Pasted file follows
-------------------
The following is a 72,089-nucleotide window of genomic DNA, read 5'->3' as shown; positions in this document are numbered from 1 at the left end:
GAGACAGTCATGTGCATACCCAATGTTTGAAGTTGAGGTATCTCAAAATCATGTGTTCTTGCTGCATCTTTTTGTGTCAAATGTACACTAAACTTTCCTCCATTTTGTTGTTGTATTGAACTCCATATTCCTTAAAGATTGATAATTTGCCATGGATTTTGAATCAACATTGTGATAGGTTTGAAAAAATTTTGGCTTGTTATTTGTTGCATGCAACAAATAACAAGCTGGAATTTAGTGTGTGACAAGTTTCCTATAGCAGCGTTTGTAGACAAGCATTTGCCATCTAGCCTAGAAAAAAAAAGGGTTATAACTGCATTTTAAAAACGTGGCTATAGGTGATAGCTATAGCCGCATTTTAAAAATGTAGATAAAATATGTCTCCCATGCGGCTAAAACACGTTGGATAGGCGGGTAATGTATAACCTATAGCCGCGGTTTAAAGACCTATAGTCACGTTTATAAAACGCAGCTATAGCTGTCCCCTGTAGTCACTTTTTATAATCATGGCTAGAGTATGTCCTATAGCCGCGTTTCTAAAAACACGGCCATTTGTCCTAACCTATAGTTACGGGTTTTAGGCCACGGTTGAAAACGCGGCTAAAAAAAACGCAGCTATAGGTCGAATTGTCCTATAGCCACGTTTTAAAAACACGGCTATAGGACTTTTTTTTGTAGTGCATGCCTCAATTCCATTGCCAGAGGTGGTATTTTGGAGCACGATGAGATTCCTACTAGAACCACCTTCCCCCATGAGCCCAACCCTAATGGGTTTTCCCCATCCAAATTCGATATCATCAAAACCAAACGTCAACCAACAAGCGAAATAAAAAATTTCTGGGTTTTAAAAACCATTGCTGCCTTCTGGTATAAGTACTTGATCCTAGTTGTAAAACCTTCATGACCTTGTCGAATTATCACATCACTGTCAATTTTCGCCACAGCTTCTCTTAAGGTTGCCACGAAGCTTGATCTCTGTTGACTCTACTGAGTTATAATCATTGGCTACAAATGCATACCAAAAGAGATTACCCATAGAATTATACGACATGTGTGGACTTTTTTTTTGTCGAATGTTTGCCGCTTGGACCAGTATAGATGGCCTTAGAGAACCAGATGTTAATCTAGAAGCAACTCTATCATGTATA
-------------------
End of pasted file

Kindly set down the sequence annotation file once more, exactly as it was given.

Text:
The following is a 72,089-nucleotide window of genomic DNA, read 5'->3' as shown; positions in this document are numbered from 1 at the left end:
GAGACAGTCATGTGCATACCCAATGTTTGAAGTTGAGGTATCTCAAAATCATGTGTTCTTGCTGCATCTTTTTGTGTCAAATGTACACTAAACTTTCCTCCATTTTGTTGTTGTATTGAACTCCATATTCCTTAAAGATTGATAATTTGCCATGGATTTTGAATCAACATTGTGATAGGTTTGAAAAAATTTTGGCTTGTTATTTGTTGCATGCAACAAATAACAAGCTGGAATTTAGTGTGTGACAAGTTTCCTATAGCAGCGTTTGTAGACAAGCATTTGCCATCTAGCCTAGAAAAAAAAAGGGTTATAACTGCATTTTAAAAACGTGGCTATAGGTGATAGCTATAGCCGCATTTTAAAAATGTAGATAAAATATGTCTCCCATGCGGCTAAAACACGTTGGATAGGCGGGTAATGTATAACCTATAGCCGCGGTTTAAAGACCTATAGTCACGTTTATAAAACGCAGCTATAGCTGTCCCCTGTAGTCACTTTTTATAATCATGGCTAGAGTATGTCCTATAGCCGCGTTTCTAAAAACACGGCCATTTGTCCTAACCTATAGTTACGGGTTTTAGGCCACGGTTGAAAACGCGGCTAAAAAAAACGCAGCTATAGGTCGAATTGTCCTATAGCCACGTTTTAAAAACACGGCTATAGGACTTTTTTTTGTAGTGCATGCCTCAATTCCATTGCCAGAGGTGGTATTTTGGAGCACGATGAGATTCCTACTAGAACCACCTTCCCCCATGAGCCCAACCCTAATGGGTTTTCCCCATCCAAATTCGATATCATCAAAACCAAACGTCAACCAACAAGCGAAATAAAAAATTTCTGGGTTTTAAAAACCATTGCTGCCTTCTGGTATAAGTACTTGATCCTAGTTGTAAAACCTTCATGACCTTGTCGAATTATCACATCACTGTCAATTTTCGCCACAGCTTCTCTTAAGGTTGCCACGAAGCTTGATCTCTGTTGACTCTACTGAGTTATAATCATTGGCTACAAATGCATACCAAAAGAGATTACCCATAGAATTATACGACATGTGTGGACTTTTTTTTTGTCGAATGTTTGCCGCTTGGACCAGTATAGATGGCCTTAGAGAACCAGATGTTAATCTAGAAGCAACTCTATCATGTATA